I began talking to people I would have been too intimidated to speak to previously. I’m not going to lie. It felt uncomfortable. Sometimes they weren’t friendly. Other times they were wonderful. But I realized how they reacted wasn’t the point. If someone didn’t like me, no big deal. At least I tried.

I’m glad I learned that lesson early, because my entire adult life has involved relocating every few years. Starting over in a strange town would have been much more isolating and difficult if I had never learned this lesson. When my kids were young, I joined playgroups. Often there were clusters of other moms who knew each other from way back when. I forced myself to talk to them. Sometimes it took three or four different tries before they were receptive. In other towns, I was blessed to connect with a kind soul right away.

I also learned not to jump to conclusions about people. If I’m at one of my kids’ practices and a mom I don’t know is sitting off by herself, I don’t assume she’s stuck up or antisocial. It might mean she’s uncomfortable or lonely. It could mean she had a bad day or had a bad experience with some of the parents. Maybe she’s nervous about her kid’s performance. Who knows? It’s none of my business. What is my business is to introduce myself and make her feel welcome.

Now when I’m at a writer’s conference or a dinner with strangers, I do my best to be friendly and welcoming to anyone I meet. And you know what? I think this was the real me all along. It feels good to brighten someone’s day. So many people feel lonely at big events. I’m glad God is using me to encourage others.

Thank you so much, Jeanne, for hosting me today.

Have you ever felt shy and self-conscious around strangers? If so, how do you work through this?

Jill’s newest book is releasing TODAY! She’s hosting a giveaway that begins at 6:00 a.m. on August 31st and ends at 9:00 p.m. September 5th. This contest is open to US residents.Read about her book and enter by pressing on “Entry Form” below to earn entries.  

Unexpected Family SmallUNEXPECTED FAMILY

His Surprise Daughter

After five years apart, Tom Sheffield is shocked to find his ex-wife, Stephanie, on his doorstep. The news that they share a child he’s never met sends him reeling. Four-year-old Macy has his eyes, his mouth and, from their first encounter, his heart. Things with her mother are much more complicated. He doesn’t understand what went wrong between them or why she kept their daughter a secret. And he’s afraid of falling in love all over again. Yet he feels a glimmer of hope that somehow he can convince Macy and Stephanie to stay in Lake Endwell—and with him—for keeps.

Unexpected Family purchase links: http://jillkemerer.com/books/unexpected-family/

~~~~~

About Jill

Jill-Kemerer-Blue-300dpiJill Kemerer writes contemporary romance novels with love, humor and faith. A full time writer, she relies on coffee and chocolate to keep up with her kids’ busy schedules. Besides spoiling her mini-dachshund, Jill adores magazines, M&Ms, fluffy animals and long nature walks. She resides in Ohio with her husband and two children. Jill loves connecting with readers, so please visit her website, jillkemerer.com.

You can also connect with Jill on Facebook and Twitter.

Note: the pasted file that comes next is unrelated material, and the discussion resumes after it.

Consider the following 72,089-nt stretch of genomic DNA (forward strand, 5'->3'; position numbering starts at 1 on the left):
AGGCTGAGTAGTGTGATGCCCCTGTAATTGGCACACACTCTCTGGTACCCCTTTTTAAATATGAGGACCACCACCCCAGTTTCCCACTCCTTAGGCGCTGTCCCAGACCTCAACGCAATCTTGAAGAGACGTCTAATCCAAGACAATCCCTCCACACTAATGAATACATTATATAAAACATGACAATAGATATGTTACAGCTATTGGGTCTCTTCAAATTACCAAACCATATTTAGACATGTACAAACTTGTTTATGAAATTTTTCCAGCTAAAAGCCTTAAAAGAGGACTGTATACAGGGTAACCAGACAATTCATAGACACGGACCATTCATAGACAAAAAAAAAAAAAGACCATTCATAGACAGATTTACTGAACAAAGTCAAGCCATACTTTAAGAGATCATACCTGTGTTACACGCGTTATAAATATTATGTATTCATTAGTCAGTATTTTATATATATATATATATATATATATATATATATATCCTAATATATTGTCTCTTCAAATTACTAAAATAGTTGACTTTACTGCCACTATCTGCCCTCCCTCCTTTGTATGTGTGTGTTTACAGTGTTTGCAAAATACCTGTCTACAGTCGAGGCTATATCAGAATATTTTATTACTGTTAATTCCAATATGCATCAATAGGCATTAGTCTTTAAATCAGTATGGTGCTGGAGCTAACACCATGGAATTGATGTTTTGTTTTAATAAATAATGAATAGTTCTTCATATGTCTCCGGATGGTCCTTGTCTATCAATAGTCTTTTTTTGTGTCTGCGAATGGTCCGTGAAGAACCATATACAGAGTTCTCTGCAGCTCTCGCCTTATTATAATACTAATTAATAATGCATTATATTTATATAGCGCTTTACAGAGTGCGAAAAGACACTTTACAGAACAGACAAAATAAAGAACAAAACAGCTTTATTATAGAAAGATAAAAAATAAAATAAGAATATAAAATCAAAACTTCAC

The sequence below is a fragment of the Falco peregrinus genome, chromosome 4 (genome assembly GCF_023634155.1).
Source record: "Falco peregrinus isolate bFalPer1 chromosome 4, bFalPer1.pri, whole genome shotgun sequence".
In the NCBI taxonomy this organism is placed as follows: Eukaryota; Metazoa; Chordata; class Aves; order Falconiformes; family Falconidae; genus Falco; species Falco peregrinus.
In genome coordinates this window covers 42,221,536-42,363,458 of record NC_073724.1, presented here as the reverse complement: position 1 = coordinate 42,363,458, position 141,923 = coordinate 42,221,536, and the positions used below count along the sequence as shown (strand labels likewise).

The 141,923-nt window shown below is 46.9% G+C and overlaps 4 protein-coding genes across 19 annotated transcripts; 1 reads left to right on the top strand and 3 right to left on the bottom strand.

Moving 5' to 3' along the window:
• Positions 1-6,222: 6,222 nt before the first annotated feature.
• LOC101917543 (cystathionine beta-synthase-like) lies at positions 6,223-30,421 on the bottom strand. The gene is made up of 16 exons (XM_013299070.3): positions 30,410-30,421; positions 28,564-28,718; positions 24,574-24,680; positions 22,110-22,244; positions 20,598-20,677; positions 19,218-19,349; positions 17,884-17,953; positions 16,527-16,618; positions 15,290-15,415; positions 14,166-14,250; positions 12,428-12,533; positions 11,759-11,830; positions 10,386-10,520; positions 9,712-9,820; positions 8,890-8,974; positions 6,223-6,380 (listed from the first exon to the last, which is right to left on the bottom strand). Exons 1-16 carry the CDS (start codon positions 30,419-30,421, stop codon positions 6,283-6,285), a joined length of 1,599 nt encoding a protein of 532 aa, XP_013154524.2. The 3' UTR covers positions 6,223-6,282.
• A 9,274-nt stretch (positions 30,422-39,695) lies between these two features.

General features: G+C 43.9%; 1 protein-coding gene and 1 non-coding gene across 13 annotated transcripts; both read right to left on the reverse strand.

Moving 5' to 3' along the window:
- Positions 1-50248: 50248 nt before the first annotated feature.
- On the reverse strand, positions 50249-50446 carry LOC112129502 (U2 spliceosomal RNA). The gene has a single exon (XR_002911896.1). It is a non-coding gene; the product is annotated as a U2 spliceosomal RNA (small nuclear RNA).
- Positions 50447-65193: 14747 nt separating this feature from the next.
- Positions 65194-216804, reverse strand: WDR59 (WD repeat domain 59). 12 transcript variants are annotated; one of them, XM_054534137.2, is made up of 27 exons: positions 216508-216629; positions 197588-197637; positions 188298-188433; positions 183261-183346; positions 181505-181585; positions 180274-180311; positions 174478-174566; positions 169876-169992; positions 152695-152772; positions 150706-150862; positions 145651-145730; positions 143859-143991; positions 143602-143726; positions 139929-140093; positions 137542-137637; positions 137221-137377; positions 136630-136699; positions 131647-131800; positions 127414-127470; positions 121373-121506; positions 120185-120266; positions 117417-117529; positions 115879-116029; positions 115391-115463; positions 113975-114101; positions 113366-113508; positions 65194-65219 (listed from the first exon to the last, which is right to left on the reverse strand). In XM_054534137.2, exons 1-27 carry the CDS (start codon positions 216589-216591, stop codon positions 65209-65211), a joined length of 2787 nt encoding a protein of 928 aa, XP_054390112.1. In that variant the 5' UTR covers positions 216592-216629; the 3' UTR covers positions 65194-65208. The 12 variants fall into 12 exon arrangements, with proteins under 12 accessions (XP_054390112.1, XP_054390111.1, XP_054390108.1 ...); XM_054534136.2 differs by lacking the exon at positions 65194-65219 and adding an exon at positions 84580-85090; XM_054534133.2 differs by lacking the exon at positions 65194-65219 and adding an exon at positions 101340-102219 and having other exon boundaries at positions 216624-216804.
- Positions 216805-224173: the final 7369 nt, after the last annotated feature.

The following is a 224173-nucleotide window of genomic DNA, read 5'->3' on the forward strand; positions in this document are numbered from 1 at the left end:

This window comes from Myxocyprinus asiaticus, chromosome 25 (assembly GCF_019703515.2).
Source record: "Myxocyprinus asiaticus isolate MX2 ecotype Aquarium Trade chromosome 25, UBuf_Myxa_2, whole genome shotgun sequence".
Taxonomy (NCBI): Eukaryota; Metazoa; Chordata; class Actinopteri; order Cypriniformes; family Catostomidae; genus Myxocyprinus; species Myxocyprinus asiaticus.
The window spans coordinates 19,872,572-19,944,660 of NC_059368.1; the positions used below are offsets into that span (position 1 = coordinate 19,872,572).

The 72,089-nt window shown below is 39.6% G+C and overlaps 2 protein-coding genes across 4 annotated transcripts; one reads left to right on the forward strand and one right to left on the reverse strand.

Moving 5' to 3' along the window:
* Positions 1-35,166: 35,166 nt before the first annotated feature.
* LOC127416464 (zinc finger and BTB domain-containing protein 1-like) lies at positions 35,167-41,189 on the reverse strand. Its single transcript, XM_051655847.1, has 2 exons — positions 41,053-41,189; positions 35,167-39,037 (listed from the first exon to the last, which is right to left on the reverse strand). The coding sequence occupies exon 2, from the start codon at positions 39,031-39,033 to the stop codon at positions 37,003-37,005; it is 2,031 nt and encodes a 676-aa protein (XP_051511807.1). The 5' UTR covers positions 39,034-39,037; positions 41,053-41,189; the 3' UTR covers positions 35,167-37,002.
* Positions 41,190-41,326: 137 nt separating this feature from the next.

Priorities, Relationship, Uncategorized

Good Enough: When Good Enough Isn’t

Sun lightened leaves

By +Jeanne Takenaka @JeanneTakenaka

(This is part one of a three part series. I look forward to hearing your thoughts!)

One of the messages on my heart is never settling for good enough. I was single-longing-to-be-married for what felt like going on forever. I watched friends get married. I was invited to eleven—yes, eleven—weddings in one year, and I was a bridesmaid in three of them.

Continue reading “Good Enough: When Good Enough Isn’t”

Forgiveness, God, Love, Mothering, Relationship

Love: Undeserved Love

Low Storm Clouds

By +Jeanne Takenaka @JeanneTakenaka

His storm rolled in on the heels of a decision I made that he didn’t like. These storms he goes through always lead to dark places for this boy. First, he got mouthy. After ignoring a warning to take a step away from the situation, he went in for the attack, his words aiming to wound.

Continue reading “Love: Undeserved Love”

God, Grace, Mothering

Grace: When People Forget

Butterfly on flowers

By +Jeanne Takenaka @JeanneTakenaka

Of all the times for the boy to forget to do his asthma-managing breathing treatment  . . .  it was on a day when we were already thirty minutes down the road to an adventure.

On vacation, he’d already neglected to check his inhaler and make sure it still had medicine in it. I had no idea how many days he’d puffed on empty . . . which led to a prolonged asthma flare-up, lots of coughing, and purple-rimmed eyes.

Continue reading “Grace: When People Forget”

Mothering, Relationship

Heart: 4 Tips For Guiding Our Kids’ Hearts

Rock in waves

By +Jeanne Takenaka @JeanneTakenaka

We are in a battle.

Our boys are growing older—both in their pre-teen years. Hubby’s and my role as their main influencers is closing. They say children’s characters are mostly formed by the time they are twelve. Twelve! Our oldest is there.

Continue reading “Heart: 4 Tips For Guiding Our Kids’ Hearts”

Love Languages, Marriage, Mothering, Relationship

Marriage: 6 Tips For Staying Connected

Ski Slope in morning

By +Jeanne Takenaka @JeanneTakenaka

I sat beside my hubby thirty feet above the ground, a blanket of snow glittering beneath us. As the chairlift moved us upward, I glanced over at the man I’ve shared the last twenty years of my life with. I know him, I love him, but we don’t always have time to connect. When I looked at him, I was convicted by the thought that we hadn’t connected on a soul-level all week.

Yes, there were good reasons, including a three day business trip. But are they good reasons…..really?

Continue reading “Marriage: 6 Tips For Staying Connected”

Dependence, Enough, Fear, Pride, Relationship

Weakness: Act Strong or Ask For Help?

Destin late afternoon

By +Jeanne Takenaka @JeanneTakenaka

“Why is weakness something we fear so strongly?”

I was reading Kara Tippetts’ blog, Mundane Faithfulness last week, and she shared about those days you just work to get through. At the end of her post, she asked some questions, but this one stopped me hard.

Continue reading “Weakness: Act Strong or Ask For Help?”

God, Perspective, Relationship, Trials

Pride: 4 Tips for Maintaining an Accurate Perspective

Peacock strutting

By +Jeanne Takenaka @JeanneTakenaka

Have you ever read something in the Bible many times, and this time when you read it, a certain truth smacks you in the face?

I was reading about King Hezekiah in Second Chronicles recently. I noticed a truth that I’d never considered before. When he was under attack from Sennacherib, the dominating king of Assyria, Hezekiah’s relationship with God was solid. He prepared his people, and his city. In humility, he leaned hard on God. He prayed and trusted that God would deliver them.

Continue reading “Pride: 4 Tips for Maintaining an Accurate Perspective”